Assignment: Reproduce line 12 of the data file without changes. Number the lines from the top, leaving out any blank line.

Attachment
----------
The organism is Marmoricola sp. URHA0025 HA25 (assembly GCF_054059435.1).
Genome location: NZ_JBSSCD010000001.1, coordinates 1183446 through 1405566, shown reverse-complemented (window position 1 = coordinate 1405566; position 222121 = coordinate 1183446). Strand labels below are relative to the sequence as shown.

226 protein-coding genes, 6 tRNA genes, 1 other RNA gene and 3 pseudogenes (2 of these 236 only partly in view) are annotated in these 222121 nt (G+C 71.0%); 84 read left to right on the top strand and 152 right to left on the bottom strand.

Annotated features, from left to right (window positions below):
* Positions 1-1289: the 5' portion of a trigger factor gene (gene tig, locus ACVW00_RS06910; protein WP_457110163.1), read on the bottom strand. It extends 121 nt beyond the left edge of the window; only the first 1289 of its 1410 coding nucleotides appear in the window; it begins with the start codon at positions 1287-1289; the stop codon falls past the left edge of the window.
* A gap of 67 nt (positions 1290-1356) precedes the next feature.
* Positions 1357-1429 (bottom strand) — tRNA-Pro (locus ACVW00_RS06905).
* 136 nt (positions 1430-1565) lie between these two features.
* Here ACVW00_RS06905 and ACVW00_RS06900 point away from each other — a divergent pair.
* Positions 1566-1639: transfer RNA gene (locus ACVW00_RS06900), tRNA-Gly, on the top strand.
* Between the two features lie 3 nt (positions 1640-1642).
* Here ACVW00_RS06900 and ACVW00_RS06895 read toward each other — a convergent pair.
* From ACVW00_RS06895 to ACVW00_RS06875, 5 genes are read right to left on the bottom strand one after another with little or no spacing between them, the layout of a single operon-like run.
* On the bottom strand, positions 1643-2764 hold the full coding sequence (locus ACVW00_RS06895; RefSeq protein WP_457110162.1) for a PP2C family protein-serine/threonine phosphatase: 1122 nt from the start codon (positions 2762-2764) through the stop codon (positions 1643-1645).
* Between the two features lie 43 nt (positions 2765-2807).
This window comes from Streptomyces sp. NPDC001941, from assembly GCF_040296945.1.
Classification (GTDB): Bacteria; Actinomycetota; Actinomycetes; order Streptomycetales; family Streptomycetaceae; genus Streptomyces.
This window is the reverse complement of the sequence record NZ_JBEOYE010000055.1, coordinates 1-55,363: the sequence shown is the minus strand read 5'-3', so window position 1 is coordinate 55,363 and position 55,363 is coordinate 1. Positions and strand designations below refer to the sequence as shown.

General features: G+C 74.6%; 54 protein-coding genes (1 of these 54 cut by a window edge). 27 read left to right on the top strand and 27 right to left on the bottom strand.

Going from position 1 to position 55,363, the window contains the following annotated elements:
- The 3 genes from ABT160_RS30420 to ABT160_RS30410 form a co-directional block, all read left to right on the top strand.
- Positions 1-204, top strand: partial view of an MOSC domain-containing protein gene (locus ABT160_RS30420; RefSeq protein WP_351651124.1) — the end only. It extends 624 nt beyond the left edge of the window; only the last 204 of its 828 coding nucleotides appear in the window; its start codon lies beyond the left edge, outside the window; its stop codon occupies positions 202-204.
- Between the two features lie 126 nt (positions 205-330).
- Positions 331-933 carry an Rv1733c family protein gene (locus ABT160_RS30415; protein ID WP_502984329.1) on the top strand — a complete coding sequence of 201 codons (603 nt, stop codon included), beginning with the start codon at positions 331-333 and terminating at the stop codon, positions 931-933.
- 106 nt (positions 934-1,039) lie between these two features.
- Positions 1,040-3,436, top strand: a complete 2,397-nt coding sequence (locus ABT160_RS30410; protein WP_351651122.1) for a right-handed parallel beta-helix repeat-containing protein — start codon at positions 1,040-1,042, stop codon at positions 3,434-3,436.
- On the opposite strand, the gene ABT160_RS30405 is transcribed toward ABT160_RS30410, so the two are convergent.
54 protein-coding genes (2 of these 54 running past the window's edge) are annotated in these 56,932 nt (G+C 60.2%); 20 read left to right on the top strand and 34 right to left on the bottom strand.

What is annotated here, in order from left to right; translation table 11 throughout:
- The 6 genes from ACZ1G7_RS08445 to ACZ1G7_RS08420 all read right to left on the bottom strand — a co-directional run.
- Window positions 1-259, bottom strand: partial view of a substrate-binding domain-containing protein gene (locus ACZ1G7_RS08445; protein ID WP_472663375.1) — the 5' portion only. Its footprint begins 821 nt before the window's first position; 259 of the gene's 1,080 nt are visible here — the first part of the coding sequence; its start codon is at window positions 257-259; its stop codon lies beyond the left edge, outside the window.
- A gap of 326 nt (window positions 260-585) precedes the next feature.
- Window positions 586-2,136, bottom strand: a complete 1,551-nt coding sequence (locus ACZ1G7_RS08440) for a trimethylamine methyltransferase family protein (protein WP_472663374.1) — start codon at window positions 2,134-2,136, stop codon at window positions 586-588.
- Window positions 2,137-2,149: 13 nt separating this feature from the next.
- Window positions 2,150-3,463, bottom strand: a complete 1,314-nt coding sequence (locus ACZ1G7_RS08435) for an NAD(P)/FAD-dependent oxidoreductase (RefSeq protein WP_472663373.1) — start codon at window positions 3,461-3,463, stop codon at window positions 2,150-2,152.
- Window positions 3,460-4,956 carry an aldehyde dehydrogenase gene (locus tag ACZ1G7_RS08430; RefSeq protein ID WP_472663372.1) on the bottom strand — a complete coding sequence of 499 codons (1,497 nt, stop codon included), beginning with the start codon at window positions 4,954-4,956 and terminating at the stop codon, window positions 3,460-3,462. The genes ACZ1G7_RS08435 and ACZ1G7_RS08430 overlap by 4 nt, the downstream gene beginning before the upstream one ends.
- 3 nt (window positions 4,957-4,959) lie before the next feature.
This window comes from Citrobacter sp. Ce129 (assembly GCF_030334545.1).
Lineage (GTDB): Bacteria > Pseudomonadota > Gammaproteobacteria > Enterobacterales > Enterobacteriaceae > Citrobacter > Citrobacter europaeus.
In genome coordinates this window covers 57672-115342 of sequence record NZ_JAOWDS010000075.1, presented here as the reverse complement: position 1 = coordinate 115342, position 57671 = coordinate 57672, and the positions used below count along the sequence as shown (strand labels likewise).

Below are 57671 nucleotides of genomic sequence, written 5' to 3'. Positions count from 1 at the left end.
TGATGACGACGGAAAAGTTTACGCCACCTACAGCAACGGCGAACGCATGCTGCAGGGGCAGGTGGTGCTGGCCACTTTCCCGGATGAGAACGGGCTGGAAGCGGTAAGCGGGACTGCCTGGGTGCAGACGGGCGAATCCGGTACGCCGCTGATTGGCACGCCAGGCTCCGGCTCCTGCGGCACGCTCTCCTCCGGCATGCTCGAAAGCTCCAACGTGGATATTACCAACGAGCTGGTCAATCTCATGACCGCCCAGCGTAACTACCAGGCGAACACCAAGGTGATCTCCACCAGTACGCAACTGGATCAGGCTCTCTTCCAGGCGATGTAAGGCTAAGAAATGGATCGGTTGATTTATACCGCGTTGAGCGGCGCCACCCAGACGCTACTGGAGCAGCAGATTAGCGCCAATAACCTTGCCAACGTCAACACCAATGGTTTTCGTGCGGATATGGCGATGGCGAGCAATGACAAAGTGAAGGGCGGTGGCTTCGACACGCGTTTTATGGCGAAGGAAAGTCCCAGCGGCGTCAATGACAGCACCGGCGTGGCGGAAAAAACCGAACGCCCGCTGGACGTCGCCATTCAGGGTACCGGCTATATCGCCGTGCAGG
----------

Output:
* Here ACVW00_RS06900 and ACVW00_RS06895 read toward each other — a convergent pair.